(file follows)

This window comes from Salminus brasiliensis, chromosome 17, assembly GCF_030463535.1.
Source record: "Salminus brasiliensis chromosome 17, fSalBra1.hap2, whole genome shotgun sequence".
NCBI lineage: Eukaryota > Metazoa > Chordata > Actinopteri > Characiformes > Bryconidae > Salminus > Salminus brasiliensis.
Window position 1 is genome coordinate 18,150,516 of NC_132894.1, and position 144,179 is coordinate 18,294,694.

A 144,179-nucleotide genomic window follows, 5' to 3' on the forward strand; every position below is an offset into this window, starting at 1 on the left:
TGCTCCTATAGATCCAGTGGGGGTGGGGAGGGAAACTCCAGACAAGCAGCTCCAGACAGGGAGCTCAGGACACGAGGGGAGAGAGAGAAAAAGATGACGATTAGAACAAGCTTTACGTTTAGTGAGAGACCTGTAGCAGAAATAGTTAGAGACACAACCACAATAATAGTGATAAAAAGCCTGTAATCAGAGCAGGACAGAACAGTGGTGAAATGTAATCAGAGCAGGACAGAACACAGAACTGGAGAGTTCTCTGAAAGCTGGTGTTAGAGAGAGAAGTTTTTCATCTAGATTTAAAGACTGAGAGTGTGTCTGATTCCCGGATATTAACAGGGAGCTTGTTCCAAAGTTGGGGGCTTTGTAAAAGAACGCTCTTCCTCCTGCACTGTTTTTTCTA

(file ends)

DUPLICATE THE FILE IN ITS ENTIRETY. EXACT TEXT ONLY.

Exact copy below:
This window comes from Salminus brasiliensis, chromosome 17, assembly GCF_030463535.1.
Source record: "Salminus brasiliensis chromosome 17, fSalBra1.hap2, whole genome shotgun sequence".
NCBI lineage: Eukaryota > Metazoa > Chordata > Actinopteri > Characiformes > Bryconidae > Salminus > Salminus brasiliensis.
Window position 1 is genome coordinate 18,150,516 of NC_132894.1, and position 144,179 is coordinate 18,294,694.

A 144,179-nucleotide genomic window follows, 5' to 3' on the forward strand; every position below is an offset into this window, starting at 1 on the left:
TGCTCCTATAGATCCAGTGGGGGTGGGGAGGGAAACTCCAGACAAGCAGCTCCAGACAGGGAGCTCAGGACACGAGGGGAGAGAGAGAAAAAGATGACGATTAGAACAAGCTTTACGTTTAGTGAGAGACCTGTAGCAGAAATAGTTAGAGACACAACCACAATAATAGTGATAAAAAGCCTGTAATCAGAGCAGGACAGAACAGTGGTGAAATGTAATCAGAGCAGGACAGAACACAGAACTGGAGAGTTCTCTGAAAGCTGGTGTTAGAGAGAGAAGTTTTTCATCTAGATTTAAAGACTGAGAGTGTGTCTGATTCCCGGATATTAACAGGGAGCTTGTTCCAAAGTTGGGGGCTTTGTAAAAGAACGCTCTTCCTCCTGCACTGTTTTTTCTA